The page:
If you are facing foreclosure in Washington, it’s important to understand some of the basics, including:
- the most common type of foreclosure procedure (judicial v. nonjudicial) used in Washington
- how much time you have to respond
- your rights and protections in the process, and
- what happens afterwards (for example, whether you’ll be liable for a deficiency judgment).
Below we have outlined some of the most important features of Washington foreclosure law. Keep in mind that this is just a summary; we’ve included statute citations so you can get more details from the laws themselves. And be sure to check out Nolo’s extensive Foreclosure section, where you can find information about all aspects of foreclosure, definitions of foreclosure terms (like redemption and reinstatement), and options to avoid foreclosure.
|Common types of foreclosure process||Nonjudicial: under power of sale in deed of trust Judicial: foreclosure required if property used primarily for agricultural purposes.|
|Time to respond||For mortgages written between January 1, 2003 and December 31, 2008, mortgage holder must personally contact homeowner at least 30 days before serving notice of default. A notice of default must be served on homeowner 30 days before notice of sale is served. The notice of default must be served by both first-class mail and by registered or certified mail, return receipt requested, and by either posting the notice on the premises in a prominent place or by personal service on homeowner. Foreclosing party must serve notice of sale in the same manner as the notice of default at least 90 days before sale date. No sale may occur within 190 days after the first default.|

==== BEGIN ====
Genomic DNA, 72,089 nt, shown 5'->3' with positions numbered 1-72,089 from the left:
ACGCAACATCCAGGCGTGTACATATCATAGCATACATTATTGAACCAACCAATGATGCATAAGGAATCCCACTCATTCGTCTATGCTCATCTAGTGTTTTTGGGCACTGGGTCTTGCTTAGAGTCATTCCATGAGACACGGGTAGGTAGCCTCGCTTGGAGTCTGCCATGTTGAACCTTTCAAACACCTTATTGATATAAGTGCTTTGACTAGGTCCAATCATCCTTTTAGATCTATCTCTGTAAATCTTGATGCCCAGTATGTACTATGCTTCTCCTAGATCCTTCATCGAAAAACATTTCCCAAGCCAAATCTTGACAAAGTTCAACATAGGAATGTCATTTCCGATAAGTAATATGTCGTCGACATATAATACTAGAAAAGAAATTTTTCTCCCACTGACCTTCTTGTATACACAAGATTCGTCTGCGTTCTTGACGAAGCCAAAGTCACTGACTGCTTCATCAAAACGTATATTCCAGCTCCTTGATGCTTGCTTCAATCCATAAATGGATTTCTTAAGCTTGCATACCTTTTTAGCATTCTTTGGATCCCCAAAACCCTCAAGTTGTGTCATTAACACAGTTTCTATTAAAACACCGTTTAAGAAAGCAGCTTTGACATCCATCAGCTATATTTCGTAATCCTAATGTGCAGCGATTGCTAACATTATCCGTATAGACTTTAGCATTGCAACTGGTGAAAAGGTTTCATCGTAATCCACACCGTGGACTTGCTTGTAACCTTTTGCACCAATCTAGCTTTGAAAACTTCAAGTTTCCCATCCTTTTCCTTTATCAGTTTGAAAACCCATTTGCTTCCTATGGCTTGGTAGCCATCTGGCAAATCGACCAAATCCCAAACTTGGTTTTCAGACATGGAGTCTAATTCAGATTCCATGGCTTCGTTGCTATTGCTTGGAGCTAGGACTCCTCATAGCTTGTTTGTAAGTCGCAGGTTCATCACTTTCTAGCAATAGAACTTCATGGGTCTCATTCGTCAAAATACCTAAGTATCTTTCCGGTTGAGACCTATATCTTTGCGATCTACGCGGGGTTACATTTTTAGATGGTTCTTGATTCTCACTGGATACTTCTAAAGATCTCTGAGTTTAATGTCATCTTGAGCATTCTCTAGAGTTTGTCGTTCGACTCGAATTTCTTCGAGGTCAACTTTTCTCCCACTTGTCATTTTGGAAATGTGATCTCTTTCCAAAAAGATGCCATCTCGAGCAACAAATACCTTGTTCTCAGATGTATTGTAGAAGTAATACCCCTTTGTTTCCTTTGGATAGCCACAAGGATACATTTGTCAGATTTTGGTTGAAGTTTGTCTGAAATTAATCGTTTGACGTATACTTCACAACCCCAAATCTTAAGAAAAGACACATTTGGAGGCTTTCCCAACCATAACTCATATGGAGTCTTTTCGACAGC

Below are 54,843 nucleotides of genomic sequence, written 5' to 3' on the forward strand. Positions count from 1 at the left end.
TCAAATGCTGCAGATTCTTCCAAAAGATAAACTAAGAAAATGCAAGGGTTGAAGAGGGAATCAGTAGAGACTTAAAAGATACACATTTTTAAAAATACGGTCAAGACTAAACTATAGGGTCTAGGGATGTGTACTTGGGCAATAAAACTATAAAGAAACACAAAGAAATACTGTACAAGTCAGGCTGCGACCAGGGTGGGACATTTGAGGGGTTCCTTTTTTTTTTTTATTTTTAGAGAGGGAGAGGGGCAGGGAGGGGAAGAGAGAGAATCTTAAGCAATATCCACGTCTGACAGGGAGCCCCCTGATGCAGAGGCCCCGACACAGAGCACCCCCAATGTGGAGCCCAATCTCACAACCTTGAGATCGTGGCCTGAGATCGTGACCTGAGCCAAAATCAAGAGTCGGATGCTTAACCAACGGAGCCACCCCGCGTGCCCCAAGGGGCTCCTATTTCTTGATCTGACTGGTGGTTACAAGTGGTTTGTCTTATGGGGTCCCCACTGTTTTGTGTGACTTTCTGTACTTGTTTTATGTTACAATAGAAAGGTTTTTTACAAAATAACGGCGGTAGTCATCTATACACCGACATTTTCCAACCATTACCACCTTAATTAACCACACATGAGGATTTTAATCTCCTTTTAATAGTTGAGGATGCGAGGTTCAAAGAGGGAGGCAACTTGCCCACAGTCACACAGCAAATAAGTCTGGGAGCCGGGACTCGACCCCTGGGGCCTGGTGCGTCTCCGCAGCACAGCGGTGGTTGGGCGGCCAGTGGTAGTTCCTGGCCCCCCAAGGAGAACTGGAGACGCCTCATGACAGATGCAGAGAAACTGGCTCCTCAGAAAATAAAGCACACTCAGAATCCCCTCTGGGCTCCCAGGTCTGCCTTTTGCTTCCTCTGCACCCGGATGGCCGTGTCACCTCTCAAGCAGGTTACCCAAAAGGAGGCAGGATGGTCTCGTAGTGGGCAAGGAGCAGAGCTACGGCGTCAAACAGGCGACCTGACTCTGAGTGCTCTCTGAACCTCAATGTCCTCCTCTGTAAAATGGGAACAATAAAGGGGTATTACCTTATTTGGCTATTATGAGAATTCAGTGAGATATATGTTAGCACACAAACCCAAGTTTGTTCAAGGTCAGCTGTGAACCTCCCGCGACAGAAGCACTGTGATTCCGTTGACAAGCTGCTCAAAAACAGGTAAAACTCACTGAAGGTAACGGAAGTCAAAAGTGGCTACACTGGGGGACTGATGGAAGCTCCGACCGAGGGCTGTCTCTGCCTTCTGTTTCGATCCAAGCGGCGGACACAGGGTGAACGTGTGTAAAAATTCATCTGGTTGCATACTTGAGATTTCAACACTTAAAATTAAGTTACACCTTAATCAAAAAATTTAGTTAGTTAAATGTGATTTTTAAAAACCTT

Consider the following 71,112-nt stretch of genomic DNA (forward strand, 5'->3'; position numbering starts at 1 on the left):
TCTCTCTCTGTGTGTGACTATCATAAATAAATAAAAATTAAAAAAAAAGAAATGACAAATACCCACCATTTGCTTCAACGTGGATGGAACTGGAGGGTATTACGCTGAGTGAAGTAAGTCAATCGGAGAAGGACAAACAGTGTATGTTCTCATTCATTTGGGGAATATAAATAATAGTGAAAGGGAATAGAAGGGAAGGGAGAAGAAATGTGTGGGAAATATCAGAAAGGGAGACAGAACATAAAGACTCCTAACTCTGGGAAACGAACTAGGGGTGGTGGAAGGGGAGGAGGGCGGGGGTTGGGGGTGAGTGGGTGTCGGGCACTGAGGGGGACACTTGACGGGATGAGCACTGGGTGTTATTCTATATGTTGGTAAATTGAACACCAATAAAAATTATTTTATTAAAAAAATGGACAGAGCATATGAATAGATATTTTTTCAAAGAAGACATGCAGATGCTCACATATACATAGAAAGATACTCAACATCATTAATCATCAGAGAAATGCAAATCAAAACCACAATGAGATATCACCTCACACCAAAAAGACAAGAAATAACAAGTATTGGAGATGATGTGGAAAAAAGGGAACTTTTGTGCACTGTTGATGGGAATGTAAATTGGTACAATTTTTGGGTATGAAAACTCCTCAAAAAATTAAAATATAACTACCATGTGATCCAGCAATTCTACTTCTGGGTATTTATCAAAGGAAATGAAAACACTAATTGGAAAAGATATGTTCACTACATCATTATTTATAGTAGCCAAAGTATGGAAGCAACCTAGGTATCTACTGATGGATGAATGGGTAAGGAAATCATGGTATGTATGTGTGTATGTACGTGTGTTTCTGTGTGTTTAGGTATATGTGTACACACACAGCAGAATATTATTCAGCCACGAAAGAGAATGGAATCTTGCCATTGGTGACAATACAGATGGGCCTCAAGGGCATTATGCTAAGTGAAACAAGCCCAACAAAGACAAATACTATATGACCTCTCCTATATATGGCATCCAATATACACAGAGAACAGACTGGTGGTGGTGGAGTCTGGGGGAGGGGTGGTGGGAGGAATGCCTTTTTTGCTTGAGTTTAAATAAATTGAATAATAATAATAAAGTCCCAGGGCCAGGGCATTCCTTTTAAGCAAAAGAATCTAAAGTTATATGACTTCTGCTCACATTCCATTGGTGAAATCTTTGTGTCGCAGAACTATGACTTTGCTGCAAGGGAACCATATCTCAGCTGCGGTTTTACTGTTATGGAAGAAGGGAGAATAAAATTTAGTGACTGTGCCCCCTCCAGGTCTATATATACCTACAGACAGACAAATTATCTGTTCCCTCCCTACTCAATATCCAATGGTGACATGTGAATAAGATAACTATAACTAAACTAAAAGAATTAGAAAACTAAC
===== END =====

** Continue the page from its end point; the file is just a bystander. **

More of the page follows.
|Reinstatement of loan before sale||Allowed up to 11 days before sale|
|Redemption after sale||No|
|Special protections for foreclosures involving high-cost mortgages||None|
|Special state protections for service members||Wash. Rev. Code § 4.16.220|
|Deficiency judgments||Not allowed in nonjudicial foreclosures Judicial: may be obtained|
|Cash exempted in bankruptcy||About $11,000 for one person, $22,000 for a married couple under federal bankruptcy exemptions|
|Notice to leave after house is sold||New owner entitled to possession 20 days after purchase and may file eviction (unlawful detainer) lawsuit.|
|Foreclosure statutes||Wash. Rev. Code §§ 61.24.020 to 61.24.140|